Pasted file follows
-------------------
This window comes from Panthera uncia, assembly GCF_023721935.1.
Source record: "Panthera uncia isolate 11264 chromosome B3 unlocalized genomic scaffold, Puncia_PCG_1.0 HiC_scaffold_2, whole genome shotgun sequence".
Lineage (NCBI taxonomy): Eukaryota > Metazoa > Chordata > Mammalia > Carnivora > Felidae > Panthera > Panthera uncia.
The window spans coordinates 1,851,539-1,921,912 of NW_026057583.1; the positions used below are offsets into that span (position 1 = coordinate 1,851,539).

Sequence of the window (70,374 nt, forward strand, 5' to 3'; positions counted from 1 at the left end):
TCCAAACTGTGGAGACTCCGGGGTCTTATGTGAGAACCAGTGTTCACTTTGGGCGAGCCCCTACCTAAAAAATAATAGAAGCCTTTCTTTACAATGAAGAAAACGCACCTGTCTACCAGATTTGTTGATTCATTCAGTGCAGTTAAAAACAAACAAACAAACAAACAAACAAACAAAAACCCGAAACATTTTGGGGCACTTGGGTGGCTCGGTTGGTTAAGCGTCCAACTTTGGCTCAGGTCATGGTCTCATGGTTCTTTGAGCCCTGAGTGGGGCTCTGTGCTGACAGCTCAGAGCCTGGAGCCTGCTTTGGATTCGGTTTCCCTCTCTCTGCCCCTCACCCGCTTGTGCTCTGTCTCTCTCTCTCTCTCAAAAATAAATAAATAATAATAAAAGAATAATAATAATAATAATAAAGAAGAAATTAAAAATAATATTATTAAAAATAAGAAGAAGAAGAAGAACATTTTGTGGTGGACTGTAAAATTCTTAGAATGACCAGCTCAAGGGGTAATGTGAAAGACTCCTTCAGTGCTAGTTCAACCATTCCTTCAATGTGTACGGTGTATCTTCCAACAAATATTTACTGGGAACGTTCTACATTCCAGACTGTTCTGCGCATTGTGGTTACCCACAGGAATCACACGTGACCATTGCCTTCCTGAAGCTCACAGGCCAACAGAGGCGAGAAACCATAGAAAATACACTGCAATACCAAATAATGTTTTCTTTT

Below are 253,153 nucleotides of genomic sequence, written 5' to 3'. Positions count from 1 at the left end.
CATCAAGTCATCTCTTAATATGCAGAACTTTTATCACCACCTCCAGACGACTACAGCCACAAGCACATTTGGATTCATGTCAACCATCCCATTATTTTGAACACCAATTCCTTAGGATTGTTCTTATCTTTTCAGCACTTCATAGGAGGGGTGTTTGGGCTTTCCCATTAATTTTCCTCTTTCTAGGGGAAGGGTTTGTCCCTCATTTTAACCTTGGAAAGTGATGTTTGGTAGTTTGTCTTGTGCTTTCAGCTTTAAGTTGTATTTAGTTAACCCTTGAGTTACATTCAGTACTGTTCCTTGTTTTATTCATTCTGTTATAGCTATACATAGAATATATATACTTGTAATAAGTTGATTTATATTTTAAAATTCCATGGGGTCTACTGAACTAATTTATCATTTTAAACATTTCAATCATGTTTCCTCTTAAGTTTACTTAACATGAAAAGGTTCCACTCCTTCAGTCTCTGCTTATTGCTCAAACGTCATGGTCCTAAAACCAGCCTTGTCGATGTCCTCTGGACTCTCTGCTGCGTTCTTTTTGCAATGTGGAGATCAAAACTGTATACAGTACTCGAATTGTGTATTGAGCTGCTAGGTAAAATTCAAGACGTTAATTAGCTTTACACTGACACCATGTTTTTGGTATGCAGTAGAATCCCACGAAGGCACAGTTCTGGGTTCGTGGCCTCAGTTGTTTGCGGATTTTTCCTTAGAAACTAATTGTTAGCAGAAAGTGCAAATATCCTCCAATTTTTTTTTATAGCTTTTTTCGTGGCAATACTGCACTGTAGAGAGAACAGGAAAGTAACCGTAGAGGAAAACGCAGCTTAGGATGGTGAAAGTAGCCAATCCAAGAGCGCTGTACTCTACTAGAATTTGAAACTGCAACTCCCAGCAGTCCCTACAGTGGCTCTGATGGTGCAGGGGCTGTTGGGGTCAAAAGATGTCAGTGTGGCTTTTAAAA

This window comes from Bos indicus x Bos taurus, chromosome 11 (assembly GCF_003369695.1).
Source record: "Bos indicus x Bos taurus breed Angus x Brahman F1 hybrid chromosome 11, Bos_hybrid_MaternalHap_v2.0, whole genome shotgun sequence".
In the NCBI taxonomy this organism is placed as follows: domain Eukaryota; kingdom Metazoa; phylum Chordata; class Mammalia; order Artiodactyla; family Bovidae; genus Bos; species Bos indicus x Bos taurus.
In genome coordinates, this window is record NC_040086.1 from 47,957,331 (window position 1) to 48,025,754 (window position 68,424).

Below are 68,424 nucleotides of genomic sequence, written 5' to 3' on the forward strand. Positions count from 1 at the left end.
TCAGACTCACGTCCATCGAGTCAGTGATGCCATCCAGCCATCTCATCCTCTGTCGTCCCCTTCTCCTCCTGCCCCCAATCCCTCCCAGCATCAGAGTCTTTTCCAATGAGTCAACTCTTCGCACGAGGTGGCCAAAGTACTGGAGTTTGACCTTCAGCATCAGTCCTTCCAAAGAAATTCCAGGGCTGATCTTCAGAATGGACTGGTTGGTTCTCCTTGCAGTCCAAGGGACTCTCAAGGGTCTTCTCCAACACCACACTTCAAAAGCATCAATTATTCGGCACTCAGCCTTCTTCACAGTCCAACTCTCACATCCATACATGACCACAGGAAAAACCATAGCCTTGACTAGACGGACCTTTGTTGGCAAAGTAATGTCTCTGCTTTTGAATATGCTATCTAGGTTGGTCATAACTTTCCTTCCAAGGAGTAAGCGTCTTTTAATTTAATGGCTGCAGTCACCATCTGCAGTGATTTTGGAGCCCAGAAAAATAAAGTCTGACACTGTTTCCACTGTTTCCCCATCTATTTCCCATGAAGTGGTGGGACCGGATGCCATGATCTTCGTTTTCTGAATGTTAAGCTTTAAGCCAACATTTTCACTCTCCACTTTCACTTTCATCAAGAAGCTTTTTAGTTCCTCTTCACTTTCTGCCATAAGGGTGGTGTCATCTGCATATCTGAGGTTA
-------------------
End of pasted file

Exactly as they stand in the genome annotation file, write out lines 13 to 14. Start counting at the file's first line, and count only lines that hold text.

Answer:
Below are 68,424 nucleotides of genomic sequence, written 5' to 3' on the forward strand. Positions count from 1 at the left end.
TCAGACTCACGTCCATCGAGTCAGTGATGCCATCCAGCCATCTCATCCTCTGTCGTCCCCTTCTCCTCCTGCCCCCAATCCCTCCCAGCATCAGAGTCTTTTCCAATGAGTCAACTCTTCGCACGAGGTGGCCAAAGTACTGGAGTTTGACCTTCAGCATCAGTCCTTCCAAAGAAATTCCAGGGCTGATCTTCAGAATGGACTGGTTGGTTCTCCTTGCAGTCCAAGGGACTCTCAAGGGTCTTCTCCAACACCACACTTCAAAAGCATCAATTATTCGGCACTCAGCCTTCTTCACAGTCCAACTCTCACATCCATACATGACCACAGGAAAAACCATAGCCTTGACTAGACGGACCTTTGTTGGCAAAGTAATGTCTCTGCTTTTGAATATGCTATCTAGGTTGGTCATAACTTTCCTTCCAAGGAGTAAGCGTCTTTTAATTTAATGGCTGCAGTCACCATCTGCAGTGATTTTGGAGCCCAGAAAAATAAAGTCTGACACTGTTTCCACTGTTTCCCCATCTATTTCCCATGAAGTGGTGGGACCGGATGCCATGATCTTCGTTTTCTGAATGTTAAGCTTTAAGCCAACATTTTCACTCTCCACTTTCACTTTCATCAAGAAGCTTTTTAGTTCCTCTTCACTTTCTGCCATAAGGGTGGTGTCATCTGCATATCTGAGGTTA